The first study to calculate the impact on the environment of growing waistlines has estimated that the adult human population weighs in at 287million tons, 15million of which is due to the overweight and 3.5million due to obesity.
Researchers from the London School of Hygiene & Tropical Medicine found most of the extra weight was concentrated in the richest part of the world, with the US heaviest and Britain coming in at 18th, despite its small population.
The study said that over–consumption was not only shortening people's lives but also driving climate change and the destruction of the environment. The study will be presented at the United Nations' Rio+20 conference.
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The research, published in the journal BMC Public Health, drew up a league table of the nations that have the biggest share of obesity.
The American adult population is the heaviest. While the average body mass globally was 136lb 10oz (62kg), in the US it was 177lb 14oz (80.7kg). Despite having only 5 per cent of the world's population, the US accounts for almost a third of the weight because of obesity. In contrast Asia has 61 per cent of the population but only 13 per cent of the excess weight.
The British adult population is 30lb 7oz (13.8kg) fatter than the rest of the world, with an average adult body mass of 167lb 2oz (75.8kg)
Prof Ian Roberts, who led the research, said “fatness” was as much a threat to the environment as over population; it increases energy consumption, meaning heavier countries use more resources, driving deforestation and the release of greenhouse gases.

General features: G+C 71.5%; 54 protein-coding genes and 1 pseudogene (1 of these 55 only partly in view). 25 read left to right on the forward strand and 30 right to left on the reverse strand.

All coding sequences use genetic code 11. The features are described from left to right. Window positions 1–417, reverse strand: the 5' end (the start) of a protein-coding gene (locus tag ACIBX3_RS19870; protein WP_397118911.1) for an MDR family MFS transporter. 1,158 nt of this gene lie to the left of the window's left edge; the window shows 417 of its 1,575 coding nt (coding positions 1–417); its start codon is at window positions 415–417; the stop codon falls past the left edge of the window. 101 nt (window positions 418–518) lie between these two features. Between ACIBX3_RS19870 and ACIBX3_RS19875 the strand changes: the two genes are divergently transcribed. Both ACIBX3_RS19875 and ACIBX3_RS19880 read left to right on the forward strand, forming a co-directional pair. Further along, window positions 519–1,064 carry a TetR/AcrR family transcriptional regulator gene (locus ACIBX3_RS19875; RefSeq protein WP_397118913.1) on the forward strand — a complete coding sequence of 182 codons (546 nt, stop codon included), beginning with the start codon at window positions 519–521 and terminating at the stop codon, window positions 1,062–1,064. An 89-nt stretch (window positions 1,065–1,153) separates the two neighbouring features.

Prof Roberts pointed out that people did not necessarily eat more than 50 years ago, but moved less because of the use of machines. “We do not move our bodies so much, but we are biologically programmed to eat,” he said.
“The difficult thing is the whole world is getting fatter. It's not about obesity it's about fatness. If every country becomes as ft of the US then in mass terms it's like having an extra billion people in the earth or feeding another half a billion.
“Your body is a vehicle designed for your personal transportation and is fuelled by food. So if you have a big body you consume more food than a small body.”
He recommended the world go on a diet, calling for health programmes and more efficient energy and food production, and added: “Everyone accepts that population growth threatens global environmental sustainability – our study shows that population fatness is also a major threat.
“Unless we tackle both population and fatness our chances are slim.”
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